Collaborating Authors

Identification and Off-Policy Learning of Multiple Objectives Using Adaptive Clustering Artificial Intelligence

In this work, we present a methodology that enables an agent to make efficient use of its exploratory actions by autonomously identifying possible objectives in its environment and learning them in parallel. The identification of objectives is achieved using an online and unsupervised adaptive clustering algorithm. The identified objectives are learned (at least partially) in parallel using Q-learning. Using a simulated agent and environment, it is shown that the converged or partially converged value function weights resulting from off-policy learning can be used to accumulate knowledge about multiple objectives without any additional exploration. We claim that the proposed approach could be useful in scenarios where the objectives are initially unknown or in real world scenarios where exploration is typically a time and energy intensive process. The implications and possible extensions of this work are also briefly discussed.

Virtuously Safe Reinforcement Learning Artificial Intelligence

We show that when a third party, the adversary, steps into the two-party setting (agent and operator) of safely interruptible reinforcement learning, a trade-off has to be made between the probability of following the optimal policy in the limit, and the probability of escaping a dangerous situation created by the adversary. So far, the work on safely interruptible agents has assumed a perfect perception of the agent about its environment (no adversary), and therefore implicitly set the second probability to zero, by explicitly seeking a value of one for the first probability. We show that (1) agents can be made both interruptible and adversary-resilient, and (2) the interruptibility can be made safe in the sense that the agent itself will not seek to avoid it. We also solve the problem that arises when the agent does not go completely greedy, i.e. issues with safe exploration in the limit. Resilience to perturbed perception, safe exploration in the limit, and safe interruptibility are the three pillars of what we call \emph{virtuously safe reinforcement learning}.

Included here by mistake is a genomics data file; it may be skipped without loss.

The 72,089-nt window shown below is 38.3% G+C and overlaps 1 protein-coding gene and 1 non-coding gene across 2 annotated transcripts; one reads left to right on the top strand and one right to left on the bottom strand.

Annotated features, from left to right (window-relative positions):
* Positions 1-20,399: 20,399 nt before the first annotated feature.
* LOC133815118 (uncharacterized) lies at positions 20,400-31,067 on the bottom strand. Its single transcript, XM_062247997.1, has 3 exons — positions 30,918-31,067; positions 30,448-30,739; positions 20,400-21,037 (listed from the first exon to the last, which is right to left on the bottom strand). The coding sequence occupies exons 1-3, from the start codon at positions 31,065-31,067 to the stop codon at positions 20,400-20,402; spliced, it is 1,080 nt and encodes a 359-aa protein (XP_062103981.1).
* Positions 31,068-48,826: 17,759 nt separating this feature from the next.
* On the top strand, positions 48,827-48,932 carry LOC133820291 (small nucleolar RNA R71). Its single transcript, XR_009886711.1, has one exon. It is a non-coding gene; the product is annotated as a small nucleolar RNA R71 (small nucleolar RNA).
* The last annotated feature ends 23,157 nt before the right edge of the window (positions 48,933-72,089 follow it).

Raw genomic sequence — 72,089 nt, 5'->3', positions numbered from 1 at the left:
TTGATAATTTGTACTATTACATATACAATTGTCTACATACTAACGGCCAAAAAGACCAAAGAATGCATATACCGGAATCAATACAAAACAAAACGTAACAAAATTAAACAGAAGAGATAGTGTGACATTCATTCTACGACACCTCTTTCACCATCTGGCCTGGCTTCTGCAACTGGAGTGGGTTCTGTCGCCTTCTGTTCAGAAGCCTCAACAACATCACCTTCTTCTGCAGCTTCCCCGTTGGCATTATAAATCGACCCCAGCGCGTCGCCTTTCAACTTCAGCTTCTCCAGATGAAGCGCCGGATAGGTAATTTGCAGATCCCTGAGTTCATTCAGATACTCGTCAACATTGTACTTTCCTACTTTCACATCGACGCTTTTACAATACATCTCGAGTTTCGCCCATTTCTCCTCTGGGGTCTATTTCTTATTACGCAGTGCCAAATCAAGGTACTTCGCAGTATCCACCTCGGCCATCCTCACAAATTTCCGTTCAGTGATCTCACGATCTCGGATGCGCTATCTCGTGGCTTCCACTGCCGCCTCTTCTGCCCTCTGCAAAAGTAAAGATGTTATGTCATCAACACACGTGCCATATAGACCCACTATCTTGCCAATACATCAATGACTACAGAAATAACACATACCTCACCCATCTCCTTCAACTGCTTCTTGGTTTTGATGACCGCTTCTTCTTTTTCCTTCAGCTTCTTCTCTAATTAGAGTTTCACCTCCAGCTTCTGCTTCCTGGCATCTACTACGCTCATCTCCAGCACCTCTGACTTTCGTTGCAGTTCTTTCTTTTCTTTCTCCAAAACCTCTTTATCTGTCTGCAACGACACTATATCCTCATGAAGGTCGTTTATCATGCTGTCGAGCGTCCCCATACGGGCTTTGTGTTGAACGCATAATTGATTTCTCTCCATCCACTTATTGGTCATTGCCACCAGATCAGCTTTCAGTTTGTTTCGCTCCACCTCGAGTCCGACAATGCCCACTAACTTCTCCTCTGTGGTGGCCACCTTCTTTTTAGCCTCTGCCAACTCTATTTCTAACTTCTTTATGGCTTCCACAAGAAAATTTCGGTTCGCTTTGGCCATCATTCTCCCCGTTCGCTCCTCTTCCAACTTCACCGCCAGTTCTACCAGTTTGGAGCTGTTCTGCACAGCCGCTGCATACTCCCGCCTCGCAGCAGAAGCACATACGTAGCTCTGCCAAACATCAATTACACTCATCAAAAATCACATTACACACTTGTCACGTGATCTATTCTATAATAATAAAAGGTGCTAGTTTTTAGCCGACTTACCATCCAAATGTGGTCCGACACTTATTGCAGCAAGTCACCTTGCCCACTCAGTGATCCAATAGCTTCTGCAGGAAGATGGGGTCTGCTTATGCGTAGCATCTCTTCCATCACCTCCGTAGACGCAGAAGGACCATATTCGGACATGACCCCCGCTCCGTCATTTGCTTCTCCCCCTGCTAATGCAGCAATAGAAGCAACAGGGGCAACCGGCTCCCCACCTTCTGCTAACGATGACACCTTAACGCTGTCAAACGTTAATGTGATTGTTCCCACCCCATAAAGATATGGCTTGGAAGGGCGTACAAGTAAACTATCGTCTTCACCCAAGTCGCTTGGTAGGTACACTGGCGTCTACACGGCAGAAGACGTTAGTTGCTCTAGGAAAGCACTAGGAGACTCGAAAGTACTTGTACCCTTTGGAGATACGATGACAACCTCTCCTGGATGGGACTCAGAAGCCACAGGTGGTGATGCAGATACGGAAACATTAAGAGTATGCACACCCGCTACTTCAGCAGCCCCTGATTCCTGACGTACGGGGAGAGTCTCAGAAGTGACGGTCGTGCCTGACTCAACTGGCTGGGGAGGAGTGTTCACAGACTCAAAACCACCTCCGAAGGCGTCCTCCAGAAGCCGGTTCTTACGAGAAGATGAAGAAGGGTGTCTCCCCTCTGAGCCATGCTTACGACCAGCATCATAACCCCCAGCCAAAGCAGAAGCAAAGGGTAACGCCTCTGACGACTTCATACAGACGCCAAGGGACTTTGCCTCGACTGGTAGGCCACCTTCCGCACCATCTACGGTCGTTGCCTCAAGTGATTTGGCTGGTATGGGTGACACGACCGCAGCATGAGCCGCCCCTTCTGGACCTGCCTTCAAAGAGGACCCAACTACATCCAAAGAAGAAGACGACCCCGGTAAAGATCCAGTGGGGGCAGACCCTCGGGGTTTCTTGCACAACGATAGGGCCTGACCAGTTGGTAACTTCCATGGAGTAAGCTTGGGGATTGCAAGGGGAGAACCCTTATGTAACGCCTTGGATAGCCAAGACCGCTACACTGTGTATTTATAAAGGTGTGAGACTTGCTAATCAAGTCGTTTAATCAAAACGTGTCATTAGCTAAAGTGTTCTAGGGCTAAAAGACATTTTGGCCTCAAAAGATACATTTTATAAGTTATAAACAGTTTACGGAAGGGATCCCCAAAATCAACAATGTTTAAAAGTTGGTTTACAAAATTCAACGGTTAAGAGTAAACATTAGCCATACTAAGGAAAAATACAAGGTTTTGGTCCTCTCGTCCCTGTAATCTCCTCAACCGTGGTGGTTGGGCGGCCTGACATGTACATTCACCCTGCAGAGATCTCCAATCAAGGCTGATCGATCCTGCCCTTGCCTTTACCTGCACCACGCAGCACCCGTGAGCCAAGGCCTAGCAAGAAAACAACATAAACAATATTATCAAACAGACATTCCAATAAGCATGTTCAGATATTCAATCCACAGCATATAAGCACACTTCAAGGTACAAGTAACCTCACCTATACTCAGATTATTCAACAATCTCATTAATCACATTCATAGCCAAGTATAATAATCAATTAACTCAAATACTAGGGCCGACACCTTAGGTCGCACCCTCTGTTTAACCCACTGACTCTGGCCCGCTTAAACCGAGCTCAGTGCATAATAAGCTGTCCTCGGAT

Learning Efficient and Effective Exploration Policies with Counterfactual Meta Policy Machine Learning

A fundamental issue in reinforcement learning algorithms is the balance between exploration of the environment and exploitation of information already obtained by the agent. Especially, exploration has played a critical role for both efficiency and efficacy of the learning process. However, Existing works for exploration involve task-agnostic design, that is performing well in one environment, but be ill-suited to another. To the purpose of learning an effective and efficient exploration policy in an automated manner. We formalized a feasible metric for measuring the utility of exploration based on counterfactual ideology. Based on that, We proposed an end-to-end algorithm to learn exploration policy by meta-learning. We demonstrate that our method achieves good results compared to previous works in the high-dimensional control tasks in MuJoCo simulator.

Meta-Learning for Contextual Bandit Exploration Machine Learning

We describe MELEE, a meta-learning algorithm for learning a good exploration policy in the interactive contextual bandit setting. Here, an algorithm must take actions based on contexts, and learn based only on a reward signal from the action taken, thereby generating an exploration/exploitation trade-off. MELEE addresses this trade-off by learning a good exploration strategy for offline tasks based on synthetic data, on which it can simulate the contextual bandit setting. Based on these simulations, MELEE uses an imitation learning strategy to learn a good exploration policy that can then be applied to true contextual bandit tasks at test time. We compare MELEE to seven strong baseline contextual bandit algorithms on a set of three hundred real-world datasets, on which it outperforms alternatives in most settings, especially when differences in rewards are large. Finally, we demonstrate the importance of having a rich feature representation for learning how to explore.